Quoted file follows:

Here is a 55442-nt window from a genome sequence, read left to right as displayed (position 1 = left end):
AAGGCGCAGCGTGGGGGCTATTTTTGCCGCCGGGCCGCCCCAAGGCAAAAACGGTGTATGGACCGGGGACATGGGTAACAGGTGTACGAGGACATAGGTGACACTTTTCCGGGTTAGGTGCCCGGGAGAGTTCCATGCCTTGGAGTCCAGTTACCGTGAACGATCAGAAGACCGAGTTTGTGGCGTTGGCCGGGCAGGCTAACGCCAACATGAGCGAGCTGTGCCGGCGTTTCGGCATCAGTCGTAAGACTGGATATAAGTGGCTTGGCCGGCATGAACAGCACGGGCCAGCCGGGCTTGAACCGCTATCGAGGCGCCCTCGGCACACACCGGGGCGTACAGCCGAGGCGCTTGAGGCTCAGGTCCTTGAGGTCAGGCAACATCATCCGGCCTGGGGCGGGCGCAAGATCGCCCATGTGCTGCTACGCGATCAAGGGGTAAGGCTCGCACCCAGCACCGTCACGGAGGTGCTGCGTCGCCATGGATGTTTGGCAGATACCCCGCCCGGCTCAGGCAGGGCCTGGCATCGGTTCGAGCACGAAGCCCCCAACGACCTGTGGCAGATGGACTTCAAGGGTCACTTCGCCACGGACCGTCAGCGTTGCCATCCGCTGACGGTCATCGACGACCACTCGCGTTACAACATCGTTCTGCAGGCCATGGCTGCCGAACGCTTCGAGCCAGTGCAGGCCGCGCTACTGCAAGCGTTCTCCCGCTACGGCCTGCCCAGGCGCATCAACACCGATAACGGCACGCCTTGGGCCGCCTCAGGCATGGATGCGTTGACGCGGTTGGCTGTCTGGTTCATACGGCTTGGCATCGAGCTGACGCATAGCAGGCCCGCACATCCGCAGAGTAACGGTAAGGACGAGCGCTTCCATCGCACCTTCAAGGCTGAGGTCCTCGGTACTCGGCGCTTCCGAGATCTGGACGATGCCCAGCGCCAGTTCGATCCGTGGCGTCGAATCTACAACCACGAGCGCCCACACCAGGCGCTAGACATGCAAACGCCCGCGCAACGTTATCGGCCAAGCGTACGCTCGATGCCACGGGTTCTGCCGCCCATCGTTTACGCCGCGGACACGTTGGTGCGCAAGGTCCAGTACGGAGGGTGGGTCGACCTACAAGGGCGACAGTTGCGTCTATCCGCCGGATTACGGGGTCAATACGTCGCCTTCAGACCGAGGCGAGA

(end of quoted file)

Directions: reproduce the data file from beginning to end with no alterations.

Here is a 55442-nt window from a genome sequence, read left to right as displayed (position 1 = left end):
AAGGCGCAGCGTGGGGGCTATTTTTGCCGCCGGGCCGCCCCAAGGCAAAAACGGTGTATGGACCGGGGACATGGGTAACAGGTGTACGAGGACATAGGTGACACTTTTCCGGGTTAGGTGCCCGGGAGAGTTCCATGCCTTGGAGTCCAGTTACCGTGAACGATCAGAAGACCGAGTTTGTGGCGTTGGCCGGGCAGGCTAACGCCAACATGAGCGAGCTGTGCCGGCGTTTCGGCATCAGTCGTAAGACTGGATATAAGTGGCTTGGCCGGCATGAACAGCACGGGCCAGCCGGGCTTGAACCGCTATCGAGGCGCCCTCGGCACACACCGGGGCGTACAGCCGAGGCGCTTGAGGCTCAGGTCCTTGAGGTCAGGCAACATCATCCGGCCTGGGGCGGGCGCAAGATCGCCCATGTGCTGCTACGCGATCAAGGGGTAAGGCTCGCACCCAGCACCGTCACGGAGGTGCTGCGTCGCCATGGATGTTTGGCAGATACCCCGCCCGGCTCAGGCAGGGCCTGGCATCGGTTCGAGCACGAAGCCCCCAACGACCTGTGGCAGATGGACTTCAAGGGTCACTTCGCCACGGACCGTCAGCGTTGCCATCCGCTGACGGTCATCGACGACCACTCGCGTTACAACATCGTTCTGCAGGCCATGGCTGCCGAACGCTTCGAGCCAGTGCAGGCCGCGCTACTGCAAGCGTTCTCCCGCTACGGCCTGCCCAGGCGCATCAACACCGATAACGGCACGCCTTGGGCCGCCTCAGGCATGGATGCGTTGACGCGGTTGGCTGTCTGGTTCATACGGCTTGGCATCGAGCTGACGCATAGCAGGCCCGCACATCCGCAGAGTAACGGTAAGGACGAGCGCTTCCATCGCACCTTCAAGGCTGAGGTCCTCGGTACTCGGCGCTTCCGAGATCTGGACGATGCCCAGCGCCAGTTCGATCCGTGGCGTCGAATCTACAACCACGAGCGCCCACACCAGGCGCTAGACATGCAAACGCCCGCGCAACGTTATCGGCCAAGCGTACGCTCGATGCCACGGGTTCTGCCGCCCATCGTTTACGCCGCGGACACGTTGGTGCGCAAGGTCCAGTACGGAGGGTGGGTCGACCTACAAGGGCGACAGTTGCGTCTATCCGCCGGATTACGGGGTCAATACGTCGCCTTCAGACCGAGGCGAGA